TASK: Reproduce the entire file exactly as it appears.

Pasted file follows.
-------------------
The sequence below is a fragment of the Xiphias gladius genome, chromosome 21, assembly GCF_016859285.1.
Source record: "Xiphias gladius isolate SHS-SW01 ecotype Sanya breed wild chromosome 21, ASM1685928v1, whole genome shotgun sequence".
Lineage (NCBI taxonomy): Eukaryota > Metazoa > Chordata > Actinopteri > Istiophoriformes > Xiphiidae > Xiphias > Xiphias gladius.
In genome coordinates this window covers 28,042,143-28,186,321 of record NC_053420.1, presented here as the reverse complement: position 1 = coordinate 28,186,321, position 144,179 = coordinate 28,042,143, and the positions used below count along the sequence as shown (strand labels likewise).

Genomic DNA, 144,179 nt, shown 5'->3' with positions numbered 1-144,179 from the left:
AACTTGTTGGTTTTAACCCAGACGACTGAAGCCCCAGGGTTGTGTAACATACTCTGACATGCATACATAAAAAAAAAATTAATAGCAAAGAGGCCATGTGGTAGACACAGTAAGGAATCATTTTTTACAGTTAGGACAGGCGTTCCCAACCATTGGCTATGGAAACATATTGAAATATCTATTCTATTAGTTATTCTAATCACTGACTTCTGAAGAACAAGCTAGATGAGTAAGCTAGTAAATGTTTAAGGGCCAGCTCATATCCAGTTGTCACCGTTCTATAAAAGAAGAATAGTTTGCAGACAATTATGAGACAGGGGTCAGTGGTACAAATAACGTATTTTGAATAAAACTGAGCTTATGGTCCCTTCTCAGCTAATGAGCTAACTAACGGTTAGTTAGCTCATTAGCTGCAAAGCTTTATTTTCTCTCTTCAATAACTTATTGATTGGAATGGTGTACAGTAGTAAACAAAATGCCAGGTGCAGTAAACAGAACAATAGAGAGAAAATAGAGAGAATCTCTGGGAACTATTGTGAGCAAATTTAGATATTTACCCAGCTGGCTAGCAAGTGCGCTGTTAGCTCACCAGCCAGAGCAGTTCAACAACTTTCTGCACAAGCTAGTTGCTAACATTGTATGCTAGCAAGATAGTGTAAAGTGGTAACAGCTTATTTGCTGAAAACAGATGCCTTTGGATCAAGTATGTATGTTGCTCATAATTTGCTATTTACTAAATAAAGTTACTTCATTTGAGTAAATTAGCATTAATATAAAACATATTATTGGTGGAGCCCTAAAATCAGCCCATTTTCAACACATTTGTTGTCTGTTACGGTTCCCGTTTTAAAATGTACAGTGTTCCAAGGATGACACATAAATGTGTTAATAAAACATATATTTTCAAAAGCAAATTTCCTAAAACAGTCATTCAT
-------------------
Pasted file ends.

The sequence below is a fragment of the Xiphias gladius genome, chromosome 21, assembly GCF_016859285.1.
Source record: "Xiphias gladius isolate SHS-SW01 ecotype Sanya breed wild chromosome 21, ASM1685928v1, whole genome shotgun sequence".
Lineage (NCBI taxonomy): Eukaryota > Metazoa > Chordata > Actinopteri > Istiophoriformes > Xiphiidae > Xiphias > Xiphias gladius.
In genome coordinates this window covers 28,042,143-28,186,321 of record NC_053420.1, presented here as the reverse complement: position 1 = coordinate 28,186,321, position 144,179 = coordinate 28,042,143, and the positions used below count along the sequence as shown (strand labels likewise).

Genomic DNA, 144,179 nt, shown 5'->3' with positions numbered 1-144,179 from the left:
AACTTGTTGGTTTTAACCCAGACGACTGAAGCCCCAGGGTTGTGTAACATACTCTGACATGCATACATAAAAAAAAAATTAATAGCAAAGAGGCCATGTGGTAGACACAGTAAGGAATCATTTTTTACAGTTAGGACAGGCGTTCCCAACCATTGGCTATGGAAACATATTGAAATATCTATTCTATTAGTTATTCTAATCACTGACTTCTGAAGAACAAGCTAGATGAGTAAGCTAGTAAATGTTTAAGGGCCAGCTCATATCCAGTTGTCACCGTTCTATAAAAGAAGAATAGTTTGCAGACAATTATGAGACAGGGGTCAGTGGTACAAATAACGTATTTTGAATAAAACTGAGCTTATGGTCCCTTCTCAGCTAATGAGCTAACTAACGGTTAGTTAGCTCATTAGCTGCAAAGCTTTATTTTCTCTCTTCAATAACTTATTGATTGGAATGGTGTACAGTAGTAAACAAAATGCCAGGTGCAGTAAACAGAACAATAGAGAGAAAATAGAGAGAATCTCTGGGAACTATTGTGAGCAAATTTAGATATTTACCCAGCTGGCTAGCAAGTGCGCTGTTAGCTCACCAGCCAGAGCAGTTCAACAACTTTCTGCACAAGCTAGTTGCTAACATTGTATGCTAGCAAGATAGTGTAAAGTGGTAACAGCTTATTTGCTGAAAACAGATGCCTTTGGATCAAGTATGTATGTTGCTCATAATTTGCTATTTACTAAATAAAGTTACTTCATTTGAGTAAATTAGCATTAATATAAAACATATTATTGGTGGAGCCCTAAAATCAGCCCATTTTCAACACATTTGTTGTCTGTTACGGTTCCCGTTTTAAAATGTACAGTGTTCCAAGGATGACACATAAATGTGTTAATAAAACATATATTTTCAAAAGCAAATTTCCTAAAACAGTCATTCAT